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Jim Kenyon: Signs of the Times

  • Valley News columnist Jim Kenyon in West Lebanon, N.H., on September 15, 2016. (Valley News - Geoff Hansen) Copyright Valley News. May not be reprinted or used online without permission. Send requests to

Published: 11/9/2016 2:19:20 AM
Modified: 11/9/2016 3:12:18 PM

Even with polls indicating the presidential race in New Hampshire was a toss-up heading into Election Day, Vicki Schwaegler didn’t want to risk it. No Donald Trump signs for her.
Schwaegler, a Republican candidate for the New Hampshire House, stood outside Orford’s town offices on Tuesday afternoon, gripping a tall double-sided pole with GOP campaign signs: Chris Sununu for governor; Bob Guida for state Senate and Joe Kenney for Executive Council, to name a few.

But no Trump.

“There are people who dislike Trump so intensely; we just want to keep the peace,” Schwaegler said.

In neighboring Piermont, Dawn Binford campaigned for her husband, David, a Republican seeking an open Haverhill-area House seat, outside the town’s Route 10 polling site. She brought along signs for an array of GOP candidates, sans Trump. Why?

“I don’t think we’re distancing ourselves,” Binford said. “If I had one, I’d put it right here.”

Binford and Schwaegler both told me that Trump signs were in short supply because his detractors had spent recent months defacing or absconding with them.

It sounded a lot like a my-dog-ate-my-homework excuse. But in this divisive national election, I guess it probably makes sense for GOP candidates to remain closet Trump supporters for as long as they can.

Down-ballot Republican candidates in the Democratic-leaning Upper Valley had to perform an awkward dance, a la U.S. Sen. Kelly Ayotte, this fall. They wanted to be good Republicans, but they didn’t necessarily want to be associated with the party’s standard-bearer.

So when voters asked Schwaegler who she supported, what did she say?

“I tell them that I’m not voting for Hillary. I’m voting for someone who shares my values.”

When it came time to cast her ballot in Orford, Schwaegler said she went with Trump. But I get why she wasn’t eager to broadcast it.

In challenging longtime state Rep. Susan Ford, of Easton, for the Grafton County District 3 seat, Schwaegler needed to sway more than just GOP voters. (As of 9 p.m. Tuesday, final results were not in.)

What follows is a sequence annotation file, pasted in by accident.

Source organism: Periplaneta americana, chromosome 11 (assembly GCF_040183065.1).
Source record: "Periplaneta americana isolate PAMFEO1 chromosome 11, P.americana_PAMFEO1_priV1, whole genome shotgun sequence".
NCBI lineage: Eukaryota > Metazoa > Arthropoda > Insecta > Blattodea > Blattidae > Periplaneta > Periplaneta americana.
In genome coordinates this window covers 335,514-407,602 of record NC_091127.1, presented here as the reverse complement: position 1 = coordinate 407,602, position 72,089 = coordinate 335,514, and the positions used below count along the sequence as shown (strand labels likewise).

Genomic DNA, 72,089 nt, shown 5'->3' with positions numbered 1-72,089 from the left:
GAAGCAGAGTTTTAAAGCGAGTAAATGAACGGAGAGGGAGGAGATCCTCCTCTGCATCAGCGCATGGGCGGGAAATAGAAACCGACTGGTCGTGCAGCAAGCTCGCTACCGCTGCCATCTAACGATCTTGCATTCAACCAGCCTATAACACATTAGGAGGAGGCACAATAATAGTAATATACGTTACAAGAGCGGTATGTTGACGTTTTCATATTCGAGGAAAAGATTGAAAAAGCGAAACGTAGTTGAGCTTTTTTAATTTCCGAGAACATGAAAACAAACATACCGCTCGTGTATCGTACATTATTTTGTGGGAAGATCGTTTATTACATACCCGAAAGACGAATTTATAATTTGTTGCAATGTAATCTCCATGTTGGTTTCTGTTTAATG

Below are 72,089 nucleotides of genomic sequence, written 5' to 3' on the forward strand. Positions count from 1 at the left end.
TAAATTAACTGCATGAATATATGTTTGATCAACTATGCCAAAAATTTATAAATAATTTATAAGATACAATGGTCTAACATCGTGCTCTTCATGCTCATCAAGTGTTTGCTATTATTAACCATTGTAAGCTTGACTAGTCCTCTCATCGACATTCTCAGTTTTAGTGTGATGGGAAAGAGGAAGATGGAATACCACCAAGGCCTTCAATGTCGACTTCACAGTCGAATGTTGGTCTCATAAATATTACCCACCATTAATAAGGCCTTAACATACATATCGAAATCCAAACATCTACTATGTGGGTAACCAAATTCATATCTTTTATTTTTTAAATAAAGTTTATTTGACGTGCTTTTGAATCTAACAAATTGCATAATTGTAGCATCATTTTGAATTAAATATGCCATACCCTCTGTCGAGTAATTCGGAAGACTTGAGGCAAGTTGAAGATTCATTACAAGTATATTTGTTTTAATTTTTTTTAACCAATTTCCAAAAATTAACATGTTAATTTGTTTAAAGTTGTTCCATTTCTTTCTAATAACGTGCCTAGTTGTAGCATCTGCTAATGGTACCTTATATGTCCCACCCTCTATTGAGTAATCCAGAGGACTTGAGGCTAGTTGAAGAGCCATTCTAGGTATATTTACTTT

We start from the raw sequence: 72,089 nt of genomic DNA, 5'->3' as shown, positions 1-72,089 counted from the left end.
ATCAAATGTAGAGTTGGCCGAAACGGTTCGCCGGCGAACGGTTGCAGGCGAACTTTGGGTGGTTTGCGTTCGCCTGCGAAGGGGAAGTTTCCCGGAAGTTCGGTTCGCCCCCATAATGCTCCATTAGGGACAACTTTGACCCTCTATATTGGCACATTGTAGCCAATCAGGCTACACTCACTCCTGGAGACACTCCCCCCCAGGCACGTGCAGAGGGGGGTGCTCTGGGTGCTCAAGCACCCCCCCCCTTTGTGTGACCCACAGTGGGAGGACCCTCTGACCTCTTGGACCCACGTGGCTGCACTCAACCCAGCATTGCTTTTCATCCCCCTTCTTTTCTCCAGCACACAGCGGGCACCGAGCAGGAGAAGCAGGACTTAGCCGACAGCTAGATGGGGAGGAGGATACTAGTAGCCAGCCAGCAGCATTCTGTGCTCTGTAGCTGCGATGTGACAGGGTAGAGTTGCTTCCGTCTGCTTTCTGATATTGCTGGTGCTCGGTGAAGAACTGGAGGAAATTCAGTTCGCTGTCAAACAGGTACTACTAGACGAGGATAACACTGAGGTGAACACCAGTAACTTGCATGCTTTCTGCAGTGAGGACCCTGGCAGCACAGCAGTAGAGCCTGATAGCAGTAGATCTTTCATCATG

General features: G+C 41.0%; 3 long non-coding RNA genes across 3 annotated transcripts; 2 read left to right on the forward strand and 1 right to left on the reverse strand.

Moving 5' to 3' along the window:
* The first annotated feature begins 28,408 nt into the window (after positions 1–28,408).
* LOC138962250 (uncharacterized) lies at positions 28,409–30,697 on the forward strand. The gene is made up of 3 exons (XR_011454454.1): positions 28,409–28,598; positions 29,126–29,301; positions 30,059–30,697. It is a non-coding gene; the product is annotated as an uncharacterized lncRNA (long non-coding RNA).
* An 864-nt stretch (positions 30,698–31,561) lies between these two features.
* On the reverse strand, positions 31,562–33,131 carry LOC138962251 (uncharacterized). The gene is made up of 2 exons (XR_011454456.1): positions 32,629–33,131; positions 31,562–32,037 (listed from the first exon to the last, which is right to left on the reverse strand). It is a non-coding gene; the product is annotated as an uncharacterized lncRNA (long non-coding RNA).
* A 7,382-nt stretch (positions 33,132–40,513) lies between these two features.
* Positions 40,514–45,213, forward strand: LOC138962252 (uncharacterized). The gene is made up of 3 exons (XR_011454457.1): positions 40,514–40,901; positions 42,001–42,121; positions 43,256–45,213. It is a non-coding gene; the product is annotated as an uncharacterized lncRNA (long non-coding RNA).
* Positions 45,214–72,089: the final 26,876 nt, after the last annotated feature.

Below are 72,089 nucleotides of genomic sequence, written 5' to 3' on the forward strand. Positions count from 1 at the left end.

Like much of the Upper Valley, the House district that includes the Upper Valley towns of Orford and Piermont, along with Bath, Benton, Easton, Landaff and Warren contains a sizable amount of undeclared voters.

In Orford, for instance, Republicans held a 236-221 edge in registered voters on the eve of the election. But 397 of the town’s 854 registered voters were undeclared.

No sense in potentially alienating half the town.

On Tuesday, retirees Chuck Otto and Porter Miller of the Orford Democratic Committee also stood outside the town’s polling place with signs representing the party’s various candidates. Clinton was among them.

Although Clinton may not be wildly popular with many undeclared voters and some Democrats, it didn’t occur to them to leave her out. “In my mind, omitting her sign would say more than having it,” Otto told me.

In Haverhill, where Republicans outnumber Democrats by nearly 2-to-1 in registered voters, Lyndon State College sophomore Dylan Farr clung to a Clinton sign for most of the morning.

“Do you live in town?” a woman asked, a not-so-subtle way of checking whether he was a Democratic plant.

“Yes, I do,” Farr replied.

Charlotte Holt asked Farr if she could take a photo of her going-on-age-2 daughter with the Hillary sign. Holt would be careful with whom she shared it with, though.

“Most of my friends are Republicans,” she told me. “We don’t talk politics. I’m afraid we wouldn’t be friends if we did.”

On Tuesday morning, I found only one Trump sign stuck in the ground outside Haverhill’s polling place. Apparently, that was one more Trump sign than had been visible before a woman retrieved one from her lawn to avoid a complete shutout.

“I don’t understand it, especially in this town,” said Sandy Holden-Knapp, a retired nursing administrator.

Holden-Knapp had just come from Piermont, where someone outside the polls tried to persuade her to vote for Trump.

“I’m only here for the bake sale,” she told him, before driving to Haverhill to cast her ballot for Clinton.

For kicks, I continued my search for Trump signs in Hanover. (In 2012, President Obama beat Romney 5,469 to 1,727.)

Outside the town’s polling site at Hanover High, Dartmouth senior Alex Przeslawski held up an Ayotte sign. “I’ve had a few people give a thumbs up,” he said, “and I’ve had some scowls.”

I’d hate to think what might have happened if he’d brought along a Trump sign. Which was really not much of a consideration since the Dartmouth College Republicans club didn’t endorse him.

At Lebanon United Methodist Church, home of the city’s Ward II voting place, Mike Balog proudly displayed a “Trump 2016” sign.

So much for my closet theory.

“He’s at the top of the Republican Party’s banner,” said Balog, the only GOP candidate to go up against the city’s four Democratic incumbent House members. “He beat all the professional politicians in the primaries. He deserves all of our respect.”

To whatever extent he received that respect from most Upper Valley Republicans, it wasn’t of the visible variety.


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